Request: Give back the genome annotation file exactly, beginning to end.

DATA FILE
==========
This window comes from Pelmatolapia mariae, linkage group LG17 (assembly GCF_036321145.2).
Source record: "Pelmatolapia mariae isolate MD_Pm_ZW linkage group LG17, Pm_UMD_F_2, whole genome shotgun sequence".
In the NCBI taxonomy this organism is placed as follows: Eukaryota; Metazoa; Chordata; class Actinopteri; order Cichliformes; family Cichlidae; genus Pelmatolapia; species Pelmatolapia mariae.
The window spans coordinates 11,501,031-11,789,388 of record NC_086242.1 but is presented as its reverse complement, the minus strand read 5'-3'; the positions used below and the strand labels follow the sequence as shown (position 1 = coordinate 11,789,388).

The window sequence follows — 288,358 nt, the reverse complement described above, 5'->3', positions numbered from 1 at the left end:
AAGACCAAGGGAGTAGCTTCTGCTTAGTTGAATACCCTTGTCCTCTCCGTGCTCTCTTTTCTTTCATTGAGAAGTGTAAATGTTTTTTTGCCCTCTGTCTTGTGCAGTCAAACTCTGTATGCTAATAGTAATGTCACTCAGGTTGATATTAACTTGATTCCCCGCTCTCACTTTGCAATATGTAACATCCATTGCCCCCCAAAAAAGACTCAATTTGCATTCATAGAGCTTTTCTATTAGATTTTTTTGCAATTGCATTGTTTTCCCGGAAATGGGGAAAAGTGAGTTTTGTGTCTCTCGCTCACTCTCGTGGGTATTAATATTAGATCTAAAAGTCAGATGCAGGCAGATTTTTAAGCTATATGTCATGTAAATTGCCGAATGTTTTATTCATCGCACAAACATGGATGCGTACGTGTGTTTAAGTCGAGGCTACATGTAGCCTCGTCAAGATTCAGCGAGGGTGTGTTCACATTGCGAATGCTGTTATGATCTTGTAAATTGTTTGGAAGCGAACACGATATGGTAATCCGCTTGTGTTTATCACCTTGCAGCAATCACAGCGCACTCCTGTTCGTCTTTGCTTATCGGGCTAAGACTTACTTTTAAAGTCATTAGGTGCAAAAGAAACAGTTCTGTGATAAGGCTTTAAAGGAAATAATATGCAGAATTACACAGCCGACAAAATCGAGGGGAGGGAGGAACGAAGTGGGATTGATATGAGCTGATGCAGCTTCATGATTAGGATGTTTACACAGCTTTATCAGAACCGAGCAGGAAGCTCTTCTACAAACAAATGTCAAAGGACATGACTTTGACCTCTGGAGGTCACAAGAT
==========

This window comes from Pelmatolapia mariae, linkage group LG17 (assembly GCF_036321145.2).
Source record: "Pelmatolapia mariae isolate MD_Pm_ZW linkage group LG17, Pm_UMD_F_2, whole genome shotgun sequence".
In the NCBI taxonomy this organism is placed as follows: Eukaryota; Metazoa; Chordata; class Actinopteri; order Cichliformes; family Cichlidae; genus Pelmatolapia; species Pelmatolapia mariae.
The window spans coordinates 11,501,031-11,789,388 of record NC_086242.1 but is presented as its reverse complement, the minus strand read 5'-3'; the positions used below and the strand labels follow the sequence as shown (position 1 = coordinate 11,789,388).

The window sequence follows — 288,358 nt, the reverse complement described above, 5'->3', positions numbered from 1 at the left end:
AAGACCAAGGGAGTAGCTTCTGCTTAGTTGAATACCCTTGTCCTCTCCGTGCTCTCTTTTCTTTCATTGAGAAGTGTAAATGTTTTTTTGCCCTCTGTCTTGTGCAGTCAAACTCTGTATGCTAATAGTAATGTCACTCAGGTTGATATTAACTTGATTCCCCGCTCTCACTTTGCAATATGTAACATCCATTGCCCCCCAAAAAAGACTCAATTTGCATTCATAGAGCTTTTCTATTAGATTTTTTTGCAATTGCATTGTTTTCCCGGAAATGGGGAAAAGTGAGTTTTGTGTCTCTCGCTCACTCTCGTGGGTATTAATATTAGATCTAAAAGTCAGATGCAGGCAGATTTTTAAGCTATATGTCATGTAAATTGCCGAATGTTTTATTCATCGCACAAACATGGATGCGTACGTGTGTTTAAGTCGAGGCTACATGTAGCCTCGTCAAGATTCAGCGAGGGTGTGTTCACATTGCGAATGCTGTTATGATCTTGTAAATTGTTTGGAAGCGAACACGATATGGTAATCCGCTTGTGTTTATCACCTTGCAGCAATCACAGCGCACTCCTGTTCGTCTTTGCTTATCGGGCTAAGACTTACTTTTAAAGTCATTAGGTGCAAAAGAAACAGTTCTGTGATAAGGCTTTAAAGGAAATAATATGCAGAATTACACAGCCGACAAAATCGAGGGGAGGGAGGAACGAAGTGGGATTGATATGAGCTGATGCAGCTTCATGATTAGGATGTTTACACAGCTTTATCAGAACCGAGCAGGAAGCTCTTCTACAAACAAATGTCAAAGGACATGACTTTGACCTCTGGAGGTCACAAGAT